I was deeply saddened by the death of my good friend, Doug Reese, 66, who passed away of cancer, three days before Christmas. Doug left behind his beautiful Vietnamese wife, Nhung, along with their three-year-old daughter, Samantha, both of whom gave him unbelievable joy, especially in his final days.
Doug was like most of us – nondescript in looks, but unlike most, a guy you never forgot after meeting him. In the five years that I knew Doug, he never once said a nasty word about anyone. Nor did he ever betray a friendship, and he had a zillion friends, dating back to elementary school. I know that for a fact, since Chuck Reeves was one of those guys from the “old” neighborhood.
Through Chuck, a Marine Corps pilot and Vietnam veteran and now head of Qualcomm’s corporate flight program in San Diego, I recently learned of Doug’s Silver Star – a huge honor that Doug received during the Vietnam War as a young Army Lieutenant. The Silver Star is our nation’s third highest military decoration for valor, and Doug’s bravery saved many of his fellow soldiers, according to the official citation describing his actions. We had countless personal conversations, but he never mentioned his Silver Star, but that was Doug.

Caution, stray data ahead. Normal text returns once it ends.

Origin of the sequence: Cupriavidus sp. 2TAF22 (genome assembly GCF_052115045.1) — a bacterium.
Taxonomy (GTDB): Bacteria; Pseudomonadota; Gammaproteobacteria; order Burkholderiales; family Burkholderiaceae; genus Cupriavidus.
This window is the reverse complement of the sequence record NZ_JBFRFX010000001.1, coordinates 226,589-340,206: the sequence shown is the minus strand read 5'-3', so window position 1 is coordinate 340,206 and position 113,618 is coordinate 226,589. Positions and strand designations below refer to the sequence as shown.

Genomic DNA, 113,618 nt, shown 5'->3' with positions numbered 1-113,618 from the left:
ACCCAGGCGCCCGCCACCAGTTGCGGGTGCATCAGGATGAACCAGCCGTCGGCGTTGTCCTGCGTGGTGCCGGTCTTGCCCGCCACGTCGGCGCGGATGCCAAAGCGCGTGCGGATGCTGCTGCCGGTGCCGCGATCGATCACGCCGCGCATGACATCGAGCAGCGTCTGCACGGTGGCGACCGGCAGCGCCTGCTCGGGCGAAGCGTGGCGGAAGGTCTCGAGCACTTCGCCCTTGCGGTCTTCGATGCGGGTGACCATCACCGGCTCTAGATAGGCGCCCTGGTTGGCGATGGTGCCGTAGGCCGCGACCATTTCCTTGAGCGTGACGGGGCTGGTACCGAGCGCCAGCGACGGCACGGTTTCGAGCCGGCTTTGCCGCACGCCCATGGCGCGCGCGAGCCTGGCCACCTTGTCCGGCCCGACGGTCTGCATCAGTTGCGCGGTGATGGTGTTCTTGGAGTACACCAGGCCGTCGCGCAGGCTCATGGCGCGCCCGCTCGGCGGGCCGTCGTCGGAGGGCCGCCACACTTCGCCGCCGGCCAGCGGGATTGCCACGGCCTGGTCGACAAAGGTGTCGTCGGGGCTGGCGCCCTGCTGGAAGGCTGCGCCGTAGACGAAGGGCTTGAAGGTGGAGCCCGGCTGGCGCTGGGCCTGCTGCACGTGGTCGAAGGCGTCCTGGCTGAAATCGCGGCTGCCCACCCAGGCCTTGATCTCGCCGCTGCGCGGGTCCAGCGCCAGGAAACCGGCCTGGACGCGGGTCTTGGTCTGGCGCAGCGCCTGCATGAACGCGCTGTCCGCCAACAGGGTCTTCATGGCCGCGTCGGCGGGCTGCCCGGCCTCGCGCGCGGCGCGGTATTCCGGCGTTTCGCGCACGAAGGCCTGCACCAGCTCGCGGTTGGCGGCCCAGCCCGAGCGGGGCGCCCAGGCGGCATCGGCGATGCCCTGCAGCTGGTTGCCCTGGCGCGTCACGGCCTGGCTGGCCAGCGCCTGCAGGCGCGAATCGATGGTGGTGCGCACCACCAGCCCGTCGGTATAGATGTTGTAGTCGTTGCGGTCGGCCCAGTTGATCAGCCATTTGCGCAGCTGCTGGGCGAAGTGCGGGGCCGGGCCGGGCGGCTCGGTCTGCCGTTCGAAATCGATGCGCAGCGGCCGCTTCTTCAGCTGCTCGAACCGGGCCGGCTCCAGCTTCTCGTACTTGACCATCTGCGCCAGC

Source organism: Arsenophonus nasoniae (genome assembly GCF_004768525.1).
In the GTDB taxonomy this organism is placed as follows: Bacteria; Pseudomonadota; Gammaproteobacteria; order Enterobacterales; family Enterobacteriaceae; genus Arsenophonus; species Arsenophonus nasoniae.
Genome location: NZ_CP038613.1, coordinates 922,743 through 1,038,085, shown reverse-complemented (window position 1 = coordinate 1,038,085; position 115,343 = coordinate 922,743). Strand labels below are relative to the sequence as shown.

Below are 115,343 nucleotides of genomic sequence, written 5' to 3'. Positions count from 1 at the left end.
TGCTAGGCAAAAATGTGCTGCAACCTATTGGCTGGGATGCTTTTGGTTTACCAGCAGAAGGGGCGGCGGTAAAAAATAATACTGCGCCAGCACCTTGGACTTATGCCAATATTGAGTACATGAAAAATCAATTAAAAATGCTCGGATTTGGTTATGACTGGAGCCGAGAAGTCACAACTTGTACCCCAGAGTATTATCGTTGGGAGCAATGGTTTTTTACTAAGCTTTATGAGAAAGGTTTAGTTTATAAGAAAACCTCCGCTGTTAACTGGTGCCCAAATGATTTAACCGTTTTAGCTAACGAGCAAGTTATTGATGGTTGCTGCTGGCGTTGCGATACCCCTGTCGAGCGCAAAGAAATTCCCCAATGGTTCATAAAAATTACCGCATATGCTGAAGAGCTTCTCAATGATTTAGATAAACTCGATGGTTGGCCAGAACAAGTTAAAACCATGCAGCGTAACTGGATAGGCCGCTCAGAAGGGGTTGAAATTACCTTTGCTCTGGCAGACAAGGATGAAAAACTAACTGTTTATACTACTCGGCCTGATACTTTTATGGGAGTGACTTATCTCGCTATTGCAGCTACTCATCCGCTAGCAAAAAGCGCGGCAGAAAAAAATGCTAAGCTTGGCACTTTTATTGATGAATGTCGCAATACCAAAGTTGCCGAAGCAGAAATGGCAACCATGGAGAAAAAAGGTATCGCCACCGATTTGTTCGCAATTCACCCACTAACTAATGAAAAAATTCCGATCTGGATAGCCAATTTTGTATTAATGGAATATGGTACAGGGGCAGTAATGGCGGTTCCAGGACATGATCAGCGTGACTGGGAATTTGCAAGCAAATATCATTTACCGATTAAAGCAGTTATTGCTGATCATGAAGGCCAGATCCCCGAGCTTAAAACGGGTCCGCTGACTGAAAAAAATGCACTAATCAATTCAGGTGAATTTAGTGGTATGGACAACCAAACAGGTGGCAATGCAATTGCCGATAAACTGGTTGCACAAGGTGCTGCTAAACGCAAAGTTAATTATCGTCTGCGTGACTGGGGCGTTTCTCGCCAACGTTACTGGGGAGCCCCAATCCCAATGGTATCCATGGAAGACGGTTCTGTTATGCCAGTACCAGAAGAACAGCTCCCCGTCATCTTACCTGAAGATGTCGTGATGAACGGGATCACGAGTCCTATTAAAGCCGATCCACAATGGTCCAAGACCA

When you read about Jerry’s case, please know that Doug was there for us, just as he was for many returning POWs and Vietnam War families, who needed a guiding hand in a country where memories can play tricks, even on the best of us. For more information, visit http://www.shirleybrothersfriends.com/team/459.
THANKSGIVING IN INDIA — HUMANITARIAN SUCCESS STORY
After several years of hoping to visit India, the opportunity came during the Thanksgiving holiday. No turkey this year, but visiting Jeevarathni Orphanage gave new meaning to the word “thankful.”
My connection to Jeevarathni was through my husband Ron’s friendship with Manoj Cherian, a retired Indian Army officer, who now works for Qualcomm India. A few years ago Manoj was visiting San Diego and told me that his family had recently opened an orphanage for 33 children in an area outside of Bangalore.
The inspiration behind the orphanage was his brother-in-law, Captain K.J. Samual (Joey), also a retired military officer, who flew helicopters in the Indian Army. Joey and a partner started Deccan Air, which was later sold to Kingfisher Air. Joey’s good fortune provided seed money for the orphanage named after his mother, Jeevarathni. The orphanage is now growing in size, as is support from private donors and corporations.
The kids are now learning to use computers, which were recently donated to the orphanage by IBM. They attend school locally, have access to medical care and are thrilled when visitors arrive, especially those who come bearing edible gifts. Needless to say, Ron and I were a hit with a couple of chocolate birthday cakes in hand – we were treated like family with the kids calling us Uncle and Auntie.